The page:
In multinational Canada, eating in Canadian is not an easy task. Among the cheapest here are American fast-food restaurants, the most expensive is to go to the restaurants of national cuisines from around the world.
Between these two poles – the mass of eateries, restaurants and cafes such as “bistro”. In general, there are no Canadian national dishes, except for the popular Putin dish in Quebec (french fries, seasoned with sauce and cream cheese) and fish soup with clams and potatoes (clam chowder) spread on the Atlantic coast.
Each region has, of course, its own favorite dishes, and each ethnic group often uses its own culinary recipes. In southern Ontario, for example, immigrant Germans enriched the menu with sausages and ham.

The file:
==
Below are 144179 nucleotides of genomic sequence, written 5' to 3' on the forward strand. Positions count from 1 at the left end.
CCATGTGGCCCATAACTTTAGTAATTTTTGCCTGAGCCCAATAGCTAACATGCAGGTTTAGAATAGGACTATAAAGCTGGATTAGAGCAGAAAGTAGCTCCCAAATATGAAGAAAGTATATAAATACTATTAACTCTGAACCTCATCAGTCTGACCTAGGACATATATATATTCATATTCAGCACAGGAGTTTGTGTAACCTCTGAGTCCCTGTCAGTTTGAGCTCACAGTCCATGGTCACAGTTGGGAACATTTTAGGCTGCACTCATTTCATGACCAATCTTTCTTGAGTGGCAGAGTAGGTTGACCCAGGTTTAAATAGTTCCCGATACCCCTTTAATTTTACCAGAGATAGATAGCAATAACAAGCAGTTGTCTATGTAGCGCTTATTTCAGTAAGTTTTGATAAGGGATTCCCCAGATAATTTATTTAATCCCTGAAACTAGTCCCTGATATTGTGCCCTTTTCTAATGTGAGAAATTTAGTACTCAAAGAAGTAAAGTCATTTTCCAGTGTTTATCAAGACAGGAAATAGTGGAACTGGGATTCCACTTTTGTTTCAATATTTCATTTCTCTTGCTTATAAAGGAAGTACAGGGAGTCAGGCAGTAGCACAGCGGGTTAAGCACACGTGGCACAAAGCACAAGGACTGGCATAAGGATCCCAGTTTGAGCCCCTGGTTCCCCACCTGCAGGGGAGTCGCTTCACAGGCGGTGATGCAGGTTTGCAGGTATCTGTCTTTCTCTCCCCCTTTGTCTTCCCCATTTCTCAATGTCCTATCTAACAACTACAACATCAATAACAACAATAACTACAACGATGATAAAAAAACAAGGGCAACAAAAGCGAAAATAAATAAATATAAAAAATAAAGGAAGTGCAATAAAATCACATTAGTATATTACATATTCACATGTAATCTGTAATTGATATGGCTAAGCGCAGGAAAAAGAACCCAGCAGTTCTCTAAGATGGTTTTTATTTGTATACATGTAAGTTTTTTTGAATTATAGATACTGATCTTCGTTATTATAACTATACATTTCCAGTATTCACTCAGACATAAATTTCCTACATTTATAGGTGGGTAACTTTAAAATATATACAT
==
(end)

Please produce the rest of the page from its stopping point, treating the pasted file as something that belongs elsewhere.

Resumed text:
Moving north, you increasingly see pike perch, salmon and a variety of taiga game on the menu. In French-speaking Quebec, gourmets will appreciate the tangible influence of French culinary traditions. Local Québec dishes are also delicious, such as tourtière meat paste or soupe à la gourganne bean soup.
In Quebec, by the way, they like to add sweet maple syrup to various dishes. Roast venison in maple syrup is a national dish of the Iroquois Indians. Different sweets are made from maple syrup, which they offer in syrup breweries, where in spring freshly picked maple juice is boiled over an open fire.
The provinces of the Atlantic coast are famous for the abundance of seafood: shellfish, halibut, swordfish and cod. Deep-fried or baked cod fillet served under the name “cod’s tongues”.
For wine connoisseurs, the east of Canada is of considerable interest: in the Niagara region, viticulture and winemaking are traditionally developing. Good table wines are also produced in Quebec and Nova Scotia.
We recommend tasting the following beers: Upper unada in Ontario, Moosehead in New Foundland, and Maudite (fast paced) in Quebec.